Date of Award
Master of Science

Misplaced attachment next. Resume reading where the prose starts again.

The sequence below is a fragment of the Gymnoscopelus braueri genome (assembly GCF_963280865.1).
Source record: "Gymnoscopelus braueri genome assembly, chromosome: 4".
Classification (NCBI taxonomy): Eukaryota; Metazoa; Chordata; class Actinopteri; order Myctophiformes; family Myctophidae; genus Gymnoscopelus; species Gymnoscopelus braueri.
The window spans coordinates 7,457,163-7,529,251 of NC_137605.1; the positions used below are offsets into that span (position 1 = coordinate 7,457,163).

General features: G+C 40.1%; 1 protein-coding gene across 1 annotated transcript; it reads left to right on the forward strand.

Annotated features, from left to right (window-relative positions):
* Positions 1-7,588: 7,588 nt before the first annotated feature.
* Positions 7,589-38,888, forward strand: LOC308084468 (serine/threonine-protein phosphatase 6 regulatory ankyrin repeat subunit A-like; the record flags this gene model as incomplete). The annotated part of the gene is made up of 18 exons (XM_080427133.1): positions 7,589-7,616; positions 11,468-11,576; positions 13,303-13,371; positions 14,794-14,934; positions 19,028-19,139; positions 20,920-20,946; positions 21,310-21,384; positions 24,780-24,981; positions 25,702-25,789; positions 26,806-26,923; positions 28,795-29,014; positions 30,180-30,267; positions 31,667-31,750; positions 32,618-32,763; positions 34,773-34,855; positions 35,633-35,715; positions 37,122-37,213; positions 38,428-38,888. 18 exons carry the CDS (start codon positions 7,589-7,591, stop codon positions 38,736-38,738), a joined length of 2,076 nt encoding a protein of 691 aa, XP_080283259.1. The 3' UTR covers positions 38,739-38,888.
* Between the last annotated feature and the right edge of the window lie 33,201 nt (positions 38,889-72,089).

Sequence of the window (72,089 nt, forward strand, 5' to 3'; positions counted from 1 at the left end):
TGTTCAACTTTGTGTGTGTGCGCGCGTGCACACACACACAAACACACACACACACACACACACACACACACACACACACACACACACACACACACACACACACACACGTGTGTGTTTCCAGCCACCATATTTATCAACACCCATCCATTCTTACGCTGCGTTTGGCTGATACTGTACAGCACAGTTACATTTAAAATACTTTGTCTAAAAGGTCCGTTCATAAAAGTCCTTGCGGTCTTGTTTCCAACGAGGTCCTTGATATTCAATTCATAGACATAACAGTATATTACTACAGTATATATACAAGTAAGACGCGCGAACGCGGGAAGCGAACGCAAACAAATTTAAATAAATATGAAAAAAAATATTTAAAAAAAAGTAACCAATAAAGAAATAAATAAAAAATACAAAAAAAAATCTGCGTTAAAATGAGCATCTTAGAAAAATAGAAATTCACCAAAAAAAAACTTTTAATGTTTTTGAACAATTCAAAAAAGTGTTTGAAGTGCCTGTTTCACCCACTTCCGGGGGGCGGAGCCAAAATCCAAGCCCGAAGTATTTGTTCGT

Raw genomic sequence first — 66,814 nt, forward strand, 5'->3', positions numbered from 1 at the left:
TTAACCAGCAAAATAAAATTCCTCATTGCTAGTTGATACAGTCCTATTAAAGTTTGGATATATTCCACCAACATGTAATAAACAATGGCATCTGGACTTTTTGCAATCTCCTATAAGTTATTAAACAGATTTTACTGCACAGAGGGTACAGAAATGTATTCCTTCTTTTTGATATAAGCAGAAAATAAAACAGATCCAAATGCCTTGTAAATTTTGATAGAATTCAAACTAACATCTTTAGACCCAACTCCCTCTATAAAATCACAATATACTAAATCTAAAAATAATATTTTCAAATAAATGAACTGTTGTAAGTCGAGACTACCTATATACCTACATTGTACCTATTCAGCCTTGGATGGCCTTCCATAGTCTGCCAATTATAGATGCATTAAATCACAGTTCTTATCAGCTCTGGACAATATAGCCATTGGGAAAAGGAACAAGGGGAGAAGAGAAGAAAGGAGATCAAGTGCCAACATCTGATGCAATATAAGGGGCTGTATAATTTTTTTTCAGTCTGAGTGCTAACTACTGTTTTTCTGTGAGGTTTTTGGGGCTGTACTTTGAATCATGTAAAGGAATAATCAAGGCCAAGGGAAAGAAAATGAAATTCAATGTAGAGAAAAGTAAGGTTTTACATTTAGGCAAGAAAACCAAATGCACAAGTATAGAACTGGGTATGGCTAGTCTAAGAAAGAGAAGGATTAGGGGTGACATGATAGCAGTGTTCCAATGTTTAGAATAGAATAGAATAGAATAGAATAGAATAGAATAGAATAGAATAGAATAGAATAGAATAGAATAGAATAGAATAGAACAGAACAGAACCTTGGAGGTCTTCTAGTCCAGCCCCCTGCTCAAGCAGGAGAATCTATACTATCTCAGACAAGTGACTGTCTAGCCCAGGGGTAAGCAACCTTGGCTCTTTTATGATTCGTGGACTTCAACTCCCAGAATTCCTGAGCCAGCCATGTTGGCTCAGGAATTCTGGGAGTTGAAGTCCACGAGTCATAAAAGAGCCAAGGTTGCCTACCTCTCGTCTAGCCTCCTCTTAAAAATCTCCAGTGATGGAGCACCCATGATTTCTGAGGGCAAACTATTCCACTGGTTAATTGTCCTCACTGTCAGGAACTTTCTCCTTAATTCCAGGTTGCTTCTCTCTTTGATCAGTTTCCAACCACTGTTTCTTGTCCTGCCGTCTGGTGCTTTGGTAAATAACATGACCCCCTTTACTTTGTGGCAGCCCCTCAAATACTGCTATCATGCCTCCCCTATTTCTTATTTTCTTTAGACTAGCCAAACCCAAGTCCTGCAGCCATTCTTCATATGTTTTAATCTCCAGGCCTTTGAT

The effectiveness of giant cane [Arundinaria gigantea(Walt.) Muhl.] as riparian buffer vegetation has been demonstrated through research and has gained interest from state and federal agencies to support restoration efforts. Unfortunately, little is known about the physical and chemical properties of the soils below canebrakes and how soil characteristics influence aboveground and belowground biomass production. To determine what physical attributes of the plant influence its success as riparian buffer vegetation and also to determine the interactions with underlying soils, fourteen canebrakes were sampled throughout Southern Illinois. Objective one was to develop an allometric equation to quantify belowground biomass based on aboveground parameters of canebrakes. Previous research found that successful propagation was dependent on rhizome length, the number of internodes and the number of rhizome buds present, but no data exists regarding the yield of rhizomes for a given area. By harvesting all aboveground biomass (culms and leaves) and belowground biomass (roots and rhizomes) to a depth of 25 cm from a 1-m2 plot at each site, morphometric characteristics were quantified and biomass allocation throughout the plant was determined. A significant linear relationship between total aboveground biomass (live and dead) and belowground biomass in giant cane was evident (R=0.865, p<0.001). Although this is a strong relationship, it may be impractical for a manager to harvest, process, and weigh all of the aboveground biomass to speculate the biomass below ground. Therefore, metrics were explored for predicting the length of rhizome, number of rhizome internodes and number of rhizome buds an area will yield using multiple regression and models were developed that estimate these parameters. Using the equation that predicts the number of rhizome buds for a given area, the yield of propagules can then be estimated. Although this equation does not account for all variation of belowground characteristics, it will provide a general guideline for land managers restoring giant cane. The second objective was to estimate biomass allocation of giant cane roots/rhizomes beneath canebrakes by depth (i.e., at 25-cm increments to a depth of 150 cm). Results showed that 67% of giant cane's belowground biomass was within the top 25 cm of the soil profile and accounted for 65% of all belowground biomass encountered at that depth. Giant cane rhizomes were documented to a depth of 51-75 cm deep while cane roots existed in the deepest cores at a depth of 126-150 cm with an average density of 0.08 kg m-3. Giant cane belowground biomass declined with increasing depth, but was still the dominant species at 26-50 cm, comprising 61% of all biomass encountered at that depth. These results support the utility of giant cane as an effective riparian buffer species by increasing the soil porosity and promoting infiltration while contributing a significant source of carbon to the soil profile. Chemical and physical soil properties were measured to determine if they related to canebrake characteristics. Significant correlations were found between various soil properties and canebrake characteristics, implying there is an interaction between giant cane and the underlying soil. Results from this research will improve our understanding of the dynamics of giant cane and supplement existing information to help guide restoration efforts.
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